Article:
Don’t Return to Alcoholism in South Florida: 5 Alcohol Relapse Prevention Tips

Last Updated: Dec 31st 2019

Reviewed by Brittany Polansky, MSW, LCSW

Don’t Return to Alcoholism in South Florida: 5 Alcohol Relapse Prevention Tips

After going through rehab, you still run the risk of alcohol relapse. South Florida has many things that may trigger you into drinking again, but there are a number of things you can do to keep from giving in again:

1. Talk to (Certain) People

Although addiction and substance abuse can be especially difficult to talk about, discussing the situation with certain people in your life can go a long way in helping you stay away from relapse.

Specifically, you should talk to your boss about your disease and the addiction treatment in South Florida you’re going through. This can yield a few benefits, including potentially reducing your stress levels as well as helping you receive flexibility in your work schedule to ensure you continue with your path to sobriety.

2. Stay Away from Risky Locations

It could probably go without saying, but going to a bar after you have broken free from the vice grip of alcoholism is a bad idea. However, heading to bars and nightclubs are not the only kind of places that you should avoid to prevent alcohol relapse in South Florida. Other kinds of places that leave you at risk of relapse include a variety of very specific locations. For example, you will in general be okay with going to most restaurants, however, if you go to one that you have a history with that includes alcohol in your memories, that specific restaurant should be off limits to you. Other places you should avoid in this same vein are certain friends’ houses, liquor stores, certain convenience stores, and more.

3. Find New Friends

For obvious reasons, this is a painful, difficult part of rehab and aftercare. The thing is, though, that spending time with people who continue to drink or who you have a history of drinking with make relapsing back into alcoholism pretty much assured. The influence that some of your old friends can have over you is dangerous, especially if they are the type of people in South Florida who think alcoholism and rehab are no more than a joke. If you though peer pressure was difficult when you were young, this kind of urging from a longtime friend to have a drink when you’ve been dry for months will make that youthful peer pressure feel like nothing at all.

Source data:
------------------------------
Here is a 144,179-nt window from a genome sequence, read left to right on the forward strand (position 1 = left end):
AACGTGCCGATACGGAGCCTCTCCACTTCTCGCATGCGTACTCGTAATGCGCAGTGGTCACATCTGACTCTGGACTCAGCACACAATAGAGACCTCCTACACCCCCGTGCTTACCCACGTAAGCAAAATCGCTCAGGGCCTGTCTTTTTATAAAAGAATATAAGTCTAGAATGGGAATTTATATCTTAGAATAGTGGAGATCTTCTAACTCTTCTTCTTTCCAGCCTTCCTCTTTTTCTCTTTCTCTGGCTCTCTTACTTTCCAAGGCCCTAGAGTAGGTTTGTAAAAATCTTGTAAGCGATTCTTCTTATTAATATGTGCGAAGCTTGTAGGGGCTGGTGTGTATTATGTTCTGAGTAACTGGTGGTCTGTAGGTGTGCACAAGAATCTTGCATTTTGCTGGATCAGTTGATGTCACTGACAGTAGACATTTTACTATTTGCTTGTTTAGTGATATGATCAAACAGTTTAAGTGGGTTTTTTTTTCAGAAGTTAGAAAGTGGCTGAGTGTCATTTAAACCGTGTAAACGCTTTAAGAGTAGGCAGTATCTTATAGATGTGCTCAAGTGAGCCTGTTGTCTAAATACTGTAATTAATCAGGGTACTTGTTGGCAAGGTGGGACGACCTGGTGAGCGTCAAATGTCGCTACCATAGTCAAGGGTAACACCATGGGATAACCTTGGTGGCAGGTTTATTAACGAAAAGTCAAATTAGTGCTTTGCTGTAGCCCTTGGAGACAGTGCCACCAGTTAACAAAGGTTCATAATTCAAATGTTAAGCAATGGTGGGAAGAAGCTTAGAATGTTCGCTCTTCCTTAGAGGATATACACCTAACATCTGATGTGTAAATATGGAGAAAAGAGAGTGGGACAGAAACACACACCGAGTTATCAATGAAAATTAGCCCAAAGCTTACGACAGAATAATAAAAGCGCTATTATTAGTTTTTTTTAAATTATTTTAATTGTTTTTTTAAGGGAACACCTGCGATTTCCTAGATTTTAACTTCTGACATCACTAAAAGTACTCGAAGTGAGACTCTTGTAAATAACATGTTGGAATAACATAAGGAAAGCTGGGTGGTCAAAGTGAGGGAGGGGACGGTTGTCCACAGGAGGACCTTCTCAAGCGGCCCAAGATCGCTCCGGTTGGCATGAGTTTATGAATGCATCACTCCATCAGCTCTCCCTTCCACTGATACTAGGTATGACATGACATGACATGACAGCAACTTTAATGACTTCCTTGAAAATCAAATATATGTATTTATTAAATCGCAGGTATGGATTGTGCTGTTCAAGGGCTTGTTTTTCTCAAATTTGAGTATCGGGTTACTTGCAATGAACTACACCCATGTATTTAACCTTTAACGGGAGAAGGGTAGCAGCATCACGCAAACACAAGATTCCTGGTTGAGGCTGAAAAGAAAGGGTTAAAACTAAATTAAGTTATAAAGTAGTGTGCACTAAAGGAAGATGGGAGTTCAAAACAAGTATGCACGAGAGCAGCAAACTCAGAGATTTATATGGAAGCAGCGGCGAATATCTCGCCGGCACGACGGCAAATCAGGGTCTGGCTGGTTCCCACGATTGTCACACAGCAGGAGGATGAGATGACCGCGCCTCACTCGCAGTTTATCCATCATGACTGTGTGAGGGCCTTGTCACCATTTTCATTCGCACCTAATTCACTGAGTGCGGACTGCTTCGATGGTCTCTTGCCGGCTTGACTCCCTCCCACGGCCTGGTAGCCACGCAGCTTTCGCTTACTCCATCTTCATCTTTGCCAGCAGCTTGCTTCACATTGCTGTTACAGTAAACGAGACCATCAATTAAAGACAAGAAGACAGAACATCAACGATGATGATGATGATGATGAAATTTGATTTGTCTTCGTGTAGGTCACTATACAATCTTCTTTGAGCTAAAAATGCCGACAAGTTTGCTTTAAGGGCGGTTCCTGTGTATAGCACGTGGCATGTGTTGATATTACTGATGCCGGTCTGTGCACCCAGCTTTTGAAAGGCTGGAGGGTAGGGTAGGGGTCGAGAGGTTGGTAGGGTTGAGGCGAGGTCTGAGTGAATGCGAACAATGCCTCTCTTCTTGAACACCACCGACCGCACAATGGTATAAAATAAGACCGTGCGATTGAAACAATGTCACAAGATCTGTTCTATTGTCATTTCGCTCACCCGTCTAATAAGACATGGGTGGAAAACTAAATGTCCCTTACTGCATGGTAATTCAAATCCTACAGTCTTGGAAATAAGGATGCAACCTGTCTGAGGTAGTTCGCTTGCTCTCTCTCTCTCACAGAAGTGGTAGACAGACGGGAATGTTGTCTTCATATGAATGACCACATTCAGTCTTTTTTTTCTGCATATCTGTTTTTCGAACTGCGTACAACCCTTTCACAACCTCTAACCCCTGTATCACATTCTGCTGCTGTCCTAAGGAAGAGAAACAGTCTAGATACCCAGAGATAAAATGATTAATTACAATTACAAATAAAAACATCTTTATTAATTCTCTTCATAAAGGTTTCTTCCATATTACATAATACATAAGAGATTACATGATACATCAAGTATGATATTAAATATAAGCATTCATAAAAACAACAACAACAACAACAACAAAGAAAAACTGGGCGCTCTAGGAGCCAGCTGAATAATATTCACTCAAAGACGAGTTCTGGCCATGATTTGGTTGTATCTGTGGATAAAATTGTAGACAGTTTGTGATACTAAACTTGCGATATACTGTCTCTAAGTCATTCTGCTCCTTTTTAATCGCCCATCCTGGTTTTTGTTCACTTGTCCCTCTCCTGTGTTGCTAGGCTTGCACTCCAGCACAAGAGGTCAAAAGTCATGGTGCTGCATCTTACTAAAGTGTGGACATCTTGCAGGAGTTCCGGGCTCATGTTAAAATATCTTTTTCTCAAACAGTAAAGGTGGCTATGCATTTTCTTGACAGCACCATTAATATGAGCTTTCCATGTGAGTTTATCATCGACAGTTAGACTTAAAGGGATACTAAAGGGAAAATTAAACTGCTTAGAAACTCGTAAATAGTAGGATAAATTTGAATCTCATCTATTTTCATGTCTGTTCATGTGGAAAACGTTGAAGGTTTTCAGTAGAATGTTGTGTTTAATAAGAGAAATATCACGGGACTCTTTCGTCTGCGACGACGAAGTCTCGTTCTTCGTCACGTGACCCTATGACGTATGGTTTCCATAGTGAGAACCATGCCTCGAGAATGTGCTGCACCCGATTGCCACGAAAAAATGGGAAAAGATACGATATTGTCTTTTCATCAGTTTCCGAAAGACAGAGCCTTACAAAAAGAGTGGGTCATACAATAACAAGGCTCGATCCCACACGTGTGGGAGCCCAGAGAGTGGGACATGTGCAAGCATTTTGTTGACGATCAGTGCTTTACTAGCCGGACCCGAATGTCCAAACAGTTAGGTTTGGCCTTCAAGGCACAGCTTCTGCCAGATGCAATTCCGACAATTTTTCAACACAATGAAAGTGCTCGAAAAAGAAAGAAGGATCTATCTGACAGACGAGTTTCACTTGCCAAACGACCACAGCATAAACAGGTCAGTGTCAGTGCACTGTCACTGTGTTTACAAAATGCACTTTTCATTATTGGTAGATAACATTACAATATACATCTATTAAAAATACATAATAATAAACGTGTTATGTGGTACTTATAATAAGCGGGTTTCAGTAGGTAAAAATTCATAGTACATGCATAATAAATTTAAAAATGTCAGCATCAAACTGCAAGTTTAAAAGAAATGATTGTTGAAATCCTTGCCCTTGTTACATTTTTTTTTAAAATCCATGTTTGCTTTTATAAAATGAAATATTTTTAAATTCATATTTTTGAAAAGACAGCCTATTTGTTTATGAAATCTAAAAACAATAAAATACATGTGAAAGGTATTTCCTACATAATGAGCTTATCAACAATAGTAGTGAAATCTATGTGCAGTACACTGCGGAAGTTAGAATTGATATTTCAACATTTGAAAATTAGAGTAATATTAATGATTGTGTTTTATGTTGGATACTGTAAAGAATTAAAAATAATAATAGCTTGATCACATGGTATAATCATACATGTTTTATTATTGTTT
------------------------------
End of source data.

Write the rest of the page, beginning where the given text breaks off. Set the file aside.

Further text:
Anyway, if you have the kind of people in your life that don’t take your disease or your path to sobriety seriously, South Florida has literally millions of great people for you to befriend.

4. Stick to Your Prescriptions

When it comes to preventing relapse and medications, most people think that only the meds that stand in as a substance replacement will have an impact. That’s simply not true. With the prevalence of dual diagnosis in South Florida as well as mental illnesses linked to substance abuse and addiction, antidepressants, if prescribed to you, will play a huge role in helping keep you away from alcohol. Keep up with any and all medications you have prescribed to you, whether or not they’re directly related to your alcoholism.

5. Rehab After Rehab

After completing alcohol detox and an inpatient or outpatient rehab program in South Florida, you’re not done with your alcoholism. Substance addiction treatment is a lifelong process. Years of sobriety will make dealing with the addiction easier, but most ex-addicts to drugs and alcohol note that they have some kind of occasional cravings even decades after rehab.

Keep up with your recommended aftercare program, keep your scheduled therapy meetings, and follow the alcohol relapse prevention tips discussed here and you will greatly increase your chances at permanently staying away from alcoholism.

Reviewed for Medical & Clinical Accuracy by Brittany Polansky, MSW, LCSW

Brittany has been working in behavioral health since 2012 and is the Assistant Clinical Director at our facility. She is an LCSW and holds a master’s degree in social work. She has great experience with chemical dependency and co-occurring mental health diagnoses as well as various therapeutic techniques. Brittany is passionate about treating all clients with dignity and respect, and providing a safe environment where clients can begin their healing journey in recovery.